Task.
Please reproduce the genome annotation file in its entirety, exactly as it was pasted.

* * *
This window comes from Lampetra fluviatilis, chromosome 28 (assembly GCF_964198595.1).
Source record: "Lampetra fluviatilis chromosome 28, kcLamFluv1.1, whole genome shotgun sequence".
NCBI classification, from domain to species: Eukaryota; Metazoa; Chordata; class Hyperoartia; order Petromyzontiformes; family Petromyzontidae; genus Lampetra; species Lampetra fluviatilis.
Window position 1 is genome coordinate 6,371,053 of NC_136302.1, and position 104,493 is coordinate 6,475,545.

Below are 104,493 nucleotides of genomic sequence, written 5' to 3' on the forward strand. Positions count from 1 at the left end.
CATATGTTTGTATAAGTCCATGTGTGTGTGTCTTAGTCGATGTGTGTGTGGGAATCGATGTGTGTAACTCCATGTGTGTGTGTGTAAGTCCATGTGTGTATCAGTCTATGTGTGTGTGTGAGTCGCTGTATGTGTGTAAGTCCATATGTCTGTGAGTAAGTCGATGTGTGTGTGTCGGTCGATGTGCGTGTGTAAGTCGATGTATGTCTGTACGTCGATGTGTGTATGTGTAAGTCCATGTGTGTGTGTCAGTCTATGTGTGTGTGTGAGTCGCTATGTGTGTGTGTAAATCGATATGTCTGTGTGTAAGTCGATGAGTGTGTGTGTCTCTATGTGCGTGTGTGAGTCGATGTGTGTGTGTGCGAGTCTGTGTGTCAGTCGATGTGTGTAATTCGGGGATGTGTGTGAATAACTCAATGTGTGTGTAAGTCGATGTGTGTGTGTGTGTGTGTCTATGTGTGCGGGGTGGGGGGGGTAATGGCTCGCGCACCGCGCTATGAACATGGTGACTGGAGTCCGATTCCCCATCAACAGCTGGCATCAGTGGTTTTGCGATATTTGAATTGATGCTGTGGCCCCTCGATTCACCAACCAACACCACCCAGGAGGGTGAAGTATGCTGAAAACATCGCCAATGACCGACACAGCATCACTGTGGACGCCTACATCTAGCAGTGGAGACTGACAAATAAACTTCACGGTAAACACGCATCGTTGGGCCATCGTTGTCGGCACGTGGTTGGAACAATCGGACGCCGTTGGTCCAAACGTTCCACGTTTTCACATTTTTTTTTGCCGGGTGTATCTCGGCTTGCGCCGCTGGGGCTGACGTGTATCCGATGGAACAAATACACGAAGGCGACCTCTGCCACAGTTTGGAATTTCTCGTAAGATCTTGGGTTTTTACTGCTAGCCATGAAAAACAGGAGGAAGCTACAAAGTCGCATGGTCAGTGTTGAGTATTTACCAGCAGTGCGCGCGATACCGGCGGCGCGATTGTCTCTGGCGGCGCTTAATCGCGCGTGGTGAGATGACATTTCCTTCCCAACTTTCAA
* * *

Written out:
This window comes from Lampetra fluviatilis, chromosome 28 (assembly GCF_964198595.1).
Source record: "Lampetra fluviatilis chromosome 28, kcLamFluv1.1, whole genome shotgun sequence".
NCBI classification, from domain to species: Eukaryota; Metazoa; Chordata; class Hyperoartia; order Petromyzontiformes; family Petromyzontidae; genus Lampetra; species Lampetra fluviatilis.
Window position 1 is genome coordinate 6,371,053 of NC_136302.1, and position 104,493 is coordinate 6,475,545.

Below are 104,493 nucleotides of genomic sequence, written 5' to 3' on the forward strand. Positions count from 1 at the left end.
CATATGTTTGTATAAGTCCATGTGTGTGTGTCTTAGTCGATGTGTGTGTGGGAATCGATGTGTGTAACTCCATGTGTGTGTGTGTAAGTCCATGTGTGTATCAGTCTATGTGTGTGTGTGAGTCGCTGTATGTGTGTAAGTCCATATGTCTGTGAGTAAGTCGATGTGTGTGTGTCGGTCGATGTGCGTGTGTAAGTCGATGTATGTCTGTACGTCGATGTGTGTATGTGTAAGTCCATGTGTGTGTGTCAGTCTATGTGTGTGTGTGAGTCGCTATGTGTGTGTGTAAATCGATATGTCTGTGTGTAAGTCGATGAGTGTGTGTGTCTCTATGTGCGTGTGTGAGTCGATGTGTGTGTGTGCGAGTCTGTGTGTCAGTCGATGTGTGTAATTCGGGGATGTGTGTGAATAACTCAATGTGTGTGTAAGTCGATGTGTGTGTGTGTGTGTGTCTATGTGTGCGGGGTGGGGGGGGTAATGGCTCGCGCACCGCGCTATGAACATGGTGACTGGAGTCCGATTCCCCATCAACAGCTGGCATCAGTGGTTTTGCGATATTTGAATTGATGCTGTGGCCCCTCGATTCACCAACCAACACCACCCAGGAGGGTGAAGTATGCTGAAAACATCGCCAATGACCGACACAGCATCACTGTGGACGCCTACATCTAGCAGTGGAGACTGACAAATAAACTTCACGGTAAACACGCATCGTTGGGCCATCGTTGTCGGCACGTGGTTGGAACAATCGGACGCCGTTGGTCCAAACGTTCCACGTTTTCACATTTTTTTTTGCCGGGTGTATCTCGGCTTGCGCCGCTGGGGCTGACGTGTATCCGATGGAACAAATACACGAAGGCGACCTCTGCCACAGTTTGGAATTTCTCGTAAGATCTTGGGTTTTTACTGCTAGCCATGAAAAACAGGAGGAAGCTACAAAGTCGCATGGTCAGTGTTGAGTATTTACCAGCAGTGCGCGCGATACCGGCGGCGCGATTGTCTCTGGCGGCGCTTAATCGCGCGTGGTGAGATGACATTTCCTTCCCAACTTTCAA